• Walnut-containing diets were 18% of total calories
  • Decreased tumor size, multiplicity and incidence with walnut diet
  • Walnut consumption linked to altered expression of several genes connecting to mammary epithelial cell differentiation and proliferation
Koh et al., 2019 [50]Acute (DSS) colitis; chronic colitis (IL-10-KO) and inflammation-associated CRC (AOM + DSS) mouse modelsWalnut Phenolic Extract (WPE) (20 mg/kg) via oral gavage for 2 weeks
Acute colitis:
C57BL/6 mice given 4% DSS for 5 days
Chronic colitis:
IL-10 (-/-) mice
Inflammation-cancer model:
AOM + 2% DSS × 3 cycles
  • Reduced disease severity in both acute and chronic colitis models, including the IL-10 -/- mice
Hardman and Ion, 2008 [40]Athymic nude mice (nu/nu) + MDA-MB 231 human breast cancer cells After tumors reached 3–5 mm in diameter, mice were placed on the following diets:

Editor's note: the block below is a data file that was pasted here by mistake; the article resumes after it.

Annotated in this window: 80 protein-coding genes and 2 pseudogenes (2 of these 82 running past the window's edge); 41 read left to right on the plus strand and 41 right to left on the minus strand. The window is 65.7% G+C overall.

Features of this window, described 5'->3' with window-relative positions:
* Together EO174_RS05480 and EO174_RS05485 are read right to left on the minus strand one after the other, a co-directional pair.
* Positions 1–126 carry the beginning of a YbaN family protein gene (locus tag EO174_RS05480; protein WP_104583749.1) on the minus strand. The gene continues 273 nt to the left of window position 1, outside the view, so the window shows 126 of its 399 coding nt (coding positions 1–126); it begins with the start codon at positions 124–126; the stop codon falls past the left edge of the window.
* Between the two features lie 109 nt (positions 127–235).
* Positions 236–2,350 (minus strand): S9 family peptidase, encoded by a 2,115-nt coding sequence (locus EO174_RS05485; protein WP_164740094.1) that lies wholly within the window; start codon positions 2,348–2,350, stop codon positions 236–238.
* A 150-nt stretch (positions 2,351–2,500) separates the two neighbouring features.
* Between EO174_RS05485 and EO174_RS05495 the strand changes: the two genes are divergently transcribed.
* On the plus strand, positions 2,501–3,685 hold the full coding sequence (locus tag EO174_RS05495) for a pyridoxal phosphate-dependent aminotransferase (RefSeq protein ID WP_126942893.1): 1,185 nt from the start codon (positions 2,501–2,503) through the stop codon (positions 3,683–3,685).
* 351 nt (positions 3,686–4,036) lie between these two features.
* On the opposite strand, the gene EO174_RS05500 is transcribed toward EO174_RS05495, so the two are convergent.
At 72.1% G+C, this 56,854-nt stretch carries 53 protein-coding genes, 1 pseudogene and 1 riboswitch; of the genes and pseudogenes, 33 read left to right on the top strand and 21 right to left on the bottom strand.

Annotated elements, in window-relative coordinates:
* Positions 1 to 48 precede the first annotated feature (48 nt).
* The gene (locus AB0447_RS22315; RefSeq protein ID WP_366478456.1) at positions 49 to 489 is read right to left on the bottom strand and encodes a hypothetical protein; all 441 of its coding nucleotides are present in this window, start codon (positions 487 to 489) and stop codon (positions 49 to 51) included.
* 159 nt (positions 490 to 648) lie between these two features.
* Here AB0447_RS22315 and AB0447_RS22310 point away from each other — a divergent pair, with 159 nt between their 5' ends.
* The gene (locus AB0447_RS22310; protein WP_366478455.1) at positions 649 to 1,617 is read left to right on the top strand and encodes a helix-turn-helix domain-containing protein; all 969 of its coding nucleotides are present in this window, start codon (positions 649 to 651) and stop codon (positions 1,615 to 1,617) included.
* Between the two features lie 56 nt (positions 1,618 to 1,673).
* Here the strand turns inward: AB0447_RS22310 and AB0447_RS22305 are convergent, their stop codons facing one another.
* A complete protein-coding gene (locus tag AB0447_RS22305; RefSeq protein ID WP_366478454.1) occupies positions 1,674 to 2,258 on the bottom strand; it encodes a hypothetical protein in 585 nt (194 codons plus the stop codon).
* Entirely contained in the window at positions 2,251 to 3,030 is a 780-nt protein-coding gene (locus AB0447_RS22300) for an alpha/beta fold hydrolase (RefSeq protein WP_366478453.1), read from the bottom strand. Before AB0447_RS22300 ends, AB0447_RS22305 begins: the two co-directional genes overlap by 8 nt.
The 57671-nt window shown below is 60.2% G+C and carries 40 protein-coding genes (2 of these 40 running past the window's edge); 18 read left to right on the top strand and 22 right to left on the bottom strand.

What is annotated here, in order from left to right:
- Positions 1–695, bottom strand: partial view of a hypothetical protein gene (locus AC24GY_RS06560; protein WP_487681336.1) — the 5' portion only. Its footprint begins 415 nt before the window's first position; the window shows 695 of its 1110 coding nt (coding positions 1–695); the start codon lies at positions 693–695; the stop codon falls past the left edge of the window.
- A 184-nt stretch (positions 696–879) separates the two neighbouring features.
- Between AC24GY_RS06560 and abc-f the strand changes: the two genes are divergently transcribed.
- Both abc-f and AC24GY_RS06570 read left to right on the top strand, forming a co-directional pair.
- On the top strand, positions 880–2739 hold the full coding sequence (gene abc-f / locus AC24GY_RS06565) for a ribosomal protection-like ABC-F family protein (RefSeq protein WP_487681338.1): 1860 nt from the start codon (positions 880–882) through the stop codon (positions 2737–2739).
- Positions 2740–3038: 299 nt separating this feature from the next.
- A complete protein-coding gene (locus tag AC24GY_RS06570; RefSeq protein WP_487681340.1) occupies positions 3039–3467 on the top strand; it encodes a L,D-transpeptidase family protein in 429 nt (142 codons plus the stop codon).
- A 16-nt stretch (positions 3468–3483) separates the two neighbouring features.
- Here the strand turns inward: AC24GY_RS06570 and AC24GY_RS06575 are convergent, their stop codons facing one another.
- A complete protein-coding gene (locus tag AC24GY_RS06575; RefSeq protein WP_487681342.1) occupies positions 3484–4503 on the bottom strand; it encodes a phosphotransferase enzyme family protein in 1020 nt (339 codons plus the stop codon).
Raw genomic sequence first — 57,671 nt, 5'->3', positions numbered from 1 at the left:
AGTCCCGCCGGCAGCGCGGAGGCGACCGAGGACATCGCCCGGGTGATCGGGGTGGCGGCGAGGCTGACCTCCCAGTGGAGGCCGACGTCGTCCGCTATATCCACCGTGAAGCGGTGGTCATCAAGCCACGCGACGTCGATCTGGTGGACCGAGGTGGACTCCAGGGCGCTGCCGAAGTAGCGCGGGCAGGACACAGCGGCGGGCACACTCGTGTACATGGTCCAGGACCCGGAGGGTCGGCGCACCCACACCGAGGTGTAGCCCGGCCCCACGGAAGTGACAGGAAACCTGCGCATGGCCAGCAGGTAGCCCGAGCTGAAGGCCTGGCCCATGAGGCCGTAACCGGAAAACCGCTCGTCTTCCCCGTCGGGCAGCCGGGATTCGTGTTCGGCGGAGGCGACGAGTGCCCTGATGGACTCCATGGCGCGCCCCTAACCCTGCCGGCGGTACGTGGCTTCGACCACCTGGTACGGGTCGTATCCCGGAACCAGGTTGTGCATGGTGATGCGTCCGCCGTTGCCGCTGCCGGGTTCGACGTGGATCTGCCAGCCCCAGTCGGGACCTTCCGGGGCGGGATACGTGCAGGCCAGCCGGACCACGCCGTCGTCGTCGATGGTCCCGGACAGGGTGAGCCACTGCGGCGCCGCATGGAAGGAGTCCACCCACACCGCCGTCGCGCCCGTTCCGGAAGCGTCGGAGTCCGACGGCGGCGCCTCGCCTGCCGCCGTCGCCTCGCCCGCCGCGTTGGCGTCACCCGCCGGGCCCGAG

Corn oil (control) vs. Walnut diet (18% of total calories)
  • Overall decrease in tumor cell proliferation
  • Increase in liver EPA and DHA levels
Guan et al., 2018 [49]
  • Intestinal tumorigenesis in Apc1638N/+ and ApcD14/+ mice
  • MC38 CRC explant
  • Obesity/high calorie diet
1. Control low-fat diet (LFD) (n = 11)
2. LFD + walnuts (6% by weight) (n = 12)
3. Control high-fat diet (HFD) (n = 18)
4. HFD + walnuts (7.7% by weight) (n = 23)
1. The western diet (TWD) + 0% walnuts (males n = 12, females n = 10)
2. TWD +7% walnuts (males n = 11, females n = 9)
C57BL/6J male (n = 48)
1. LFD (n = 12)
2. LFD + walnuts (n = 12)
3. HFD (n = 12)
4. HFD + walnuts (n = 12)
  • Reduction in CCL5 levels
  • Preservation of intestinal stem cell function under conditions of HFD
  • Reduced tumor multiplicity
Nakanishi et al., 2016 [45]A/J—AOM mouse CRC modelAIN-76A diet (4 weeks old)
0%, 9.4%, 14.1%, or 18.8% of walnuts by weight
TWD (Total western diet) (4 weeks old)
0% 3.5%, 7%, or 14% of walnut by weight
Six weekly injections of AOM (i.p.) at 5 weeks of age.
  • Reduction in tumor number in AIN-76A diet with 9.4% walnut
  • Tumor protection more pronounced in males at 7% walnut
  • Increase in bacterial richness and diversity
Tsoukas et al., 2015 [44]HT-29 CRC explant model in athymic nude (nu/nu) mice Control diet (n = 16)